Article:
‘Revenge,’ ‘Funkytown,’ ‘Weekend;’ Soap, sex, gay intrigue are ‘in’ this fall
Perhaps the best reason not to watch broadcast TV is this: If a show makes it, it’ll come out soon enough on DVD, and you can devour all 22 episodes without distraction, instead of waiting an entire season for it to unfold. That’s what I did with Revenge: The Complete First Season, the juicy ABC hit that was a freshman star this past year.
As with many new drama series, it sets up a seemingly impossible premise: That a young woman (Emily VanCamp) whose father was framed by an evil one-percenter family (the Graysons returns) returns incognito to pick them off one by one without being discovered for who she is. She’s assisted in her revenge by her billionaire gay frenemy Nolan (Gabriel Mann) and even falls in love with (or does she?) the scion of the Graysons (the impossibly beautiful Josh Bowman).
If it sounds like a typical nighttime soap … well, it is and it isn’t. Sure, there are some outrageous leaps of logic (how does no one recognize her?), but it has the insightful omniscient narrative of Desperate Housewives, the how-does-she-get-out-of-that? cliffhangers of Alias and tons of sexy scenes.
VanCamp has always struck me as inauthentic in her soapy shows (Brothers & Sisters, Everwood), but here, her sincerity is matched by a newfound maturity. And with lots of gay content, it’s pretty daring, too.
There are a few extras on the DVD — mostly some commentaries for episodes — but don’t listen to those until you’ve enjoyed the entire season. The only downside on checking this show out now? Season 2 starts on Sept. 30. So, do I tune in then or wait till the DVD comes out next summer?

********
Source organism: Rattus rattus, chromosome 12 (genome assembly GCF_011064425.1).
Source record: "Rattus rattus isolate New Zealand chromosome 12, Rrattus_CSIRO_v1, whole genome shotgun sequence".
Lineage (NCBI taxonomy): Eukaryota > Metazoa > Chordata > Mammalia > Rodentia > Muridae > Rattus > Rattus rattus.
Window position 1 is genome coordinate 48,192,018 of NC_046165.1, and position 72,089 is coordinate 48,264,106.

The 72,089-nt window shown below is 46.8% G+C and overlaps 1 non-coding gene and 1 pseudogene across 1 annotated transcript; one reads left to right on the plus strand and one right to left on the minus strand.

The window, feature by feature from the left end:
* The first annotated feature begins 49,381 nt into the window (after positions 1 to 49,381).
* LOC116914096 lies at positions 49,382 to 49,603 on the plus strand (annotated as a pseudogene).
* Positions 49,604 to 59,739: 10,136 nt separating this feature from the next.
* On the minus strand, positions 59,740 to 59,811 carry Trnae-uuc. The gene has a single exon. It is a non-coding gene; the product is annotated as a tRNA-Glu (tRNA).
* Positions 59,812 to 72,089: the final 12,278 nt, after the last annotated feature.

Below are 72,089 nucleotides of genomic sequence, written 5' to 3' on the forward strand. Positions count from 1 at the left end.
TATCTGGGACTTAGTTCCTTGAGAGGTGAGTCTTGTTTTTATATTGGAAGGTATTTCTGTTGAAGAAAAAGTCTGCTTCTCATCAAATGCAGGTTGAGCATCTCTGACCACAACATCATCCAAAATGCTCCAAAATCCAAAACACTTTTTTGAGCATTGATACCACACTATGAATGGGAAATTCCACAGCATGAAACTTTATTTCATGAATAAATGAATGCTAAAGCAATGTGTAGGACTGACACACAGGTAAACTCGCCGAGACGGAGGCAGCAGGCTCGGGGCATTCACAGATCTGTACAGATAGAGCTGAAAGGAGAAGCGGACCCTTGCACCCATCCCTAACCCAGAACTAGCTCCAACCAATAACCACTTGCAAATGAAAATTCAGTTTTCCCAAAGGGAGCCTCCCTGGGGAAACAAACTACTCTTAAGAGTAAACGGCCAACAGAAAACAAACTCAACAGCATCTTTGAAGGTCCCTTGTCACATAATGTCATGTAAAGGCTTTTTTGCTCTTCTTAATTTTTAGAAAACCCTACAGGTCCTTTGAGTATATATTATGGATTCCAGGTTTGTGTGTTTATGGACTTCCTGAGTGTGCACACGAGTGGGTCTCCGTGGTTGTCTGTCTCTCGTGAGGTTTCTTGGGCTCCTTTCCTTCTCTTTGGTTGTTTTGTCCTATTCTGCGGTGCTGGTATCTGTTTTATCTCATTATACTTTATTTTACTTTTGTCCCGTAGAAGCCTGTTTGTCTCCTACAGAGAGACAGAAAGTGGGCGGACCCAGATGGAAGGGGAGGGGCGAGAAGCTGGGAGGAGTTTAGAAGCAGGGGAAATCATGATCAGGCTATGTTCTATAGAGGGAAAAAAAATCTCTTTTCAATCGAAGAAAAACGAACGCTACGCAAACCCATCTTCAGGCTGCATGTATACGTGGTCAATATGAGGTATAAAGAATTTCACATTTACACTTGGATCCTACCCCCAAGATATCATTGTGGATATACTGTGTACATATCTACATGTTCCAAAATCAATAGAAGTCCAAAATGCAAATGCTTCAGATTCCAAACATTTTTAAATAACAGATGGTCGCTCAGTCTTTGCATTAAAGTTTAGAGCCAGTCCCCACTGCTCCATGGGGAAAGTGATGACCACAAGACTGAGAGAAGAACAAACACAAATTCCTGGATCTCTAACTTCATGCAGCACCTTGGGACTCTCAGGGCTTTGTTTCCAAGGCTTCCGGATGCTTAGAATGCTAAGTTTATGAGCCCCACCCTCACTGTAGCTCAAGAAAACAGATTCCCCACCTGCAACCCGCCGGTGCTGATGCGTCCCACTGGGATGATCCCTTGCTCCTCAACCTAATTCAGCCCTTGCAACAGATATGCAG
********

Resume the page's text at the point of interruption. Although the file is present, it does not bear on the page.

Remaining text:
Sadly, I think I know. I’m hooked. Can’t wait.
In the 2011 indie hit Weekend, you get a sobering look at the gay experience in Britain with an edgy, frank style that crackles with sex appeal; but as a look at gay men in modern life simply trying to connect, it shines with insight.
Working-class Russell (Tom Cullen) meets bearish Glen (Chris New) for a one-night stand, but Glen wants to record his experience with Russell for an art project which sets them off on a journey neither expects.
Writer-director Andrew Haigh authentic, off-handed tone conjures moments of early Gus Van Sant, like My Own Private Idaho and Drugstore Cowboy: It’s full of textures and naturalistic moments that feel unforced. Cullen and New have great chemistry and an easy way with the rambling dialogue; their body language points to hormones racing, but they are determined not to make this relationship only about sex, even though the sexual energy is undeniable. But this is Haigh’s movie. It’s raw (there’s lots of casual frontal nudity), but it doesn’t seem like those “gay-ghetto movies,” aimed solely at gay audiences to pat themselves on the back for being portrayed on screen. It was one of last year’s best films, ringing truth out of every frame.
Funkytown may be a flawed movie, but it’s also an irresistible one. Set in Montreal in 1976, it hustles through the disco era with a parade of music, drugs, bad threads and more drugs, all pre-AIDS. Its style conjures the best American movies of the era as well, from Goodfellas to Blow to Boogie Nights (It is in French partly — call it Boogie Nuits?).
It’s also head-and-shoulders above that lame stab at the same territory, 54. Plus it has Justin Chatwin doing John Travolta moves on the dancefloor as he explores his repressed gay urges in the seedy streets and back rooms of the age. It’s voyeuristic fun.
This article appeared in the Dallas Voice print edition September 14, 2012.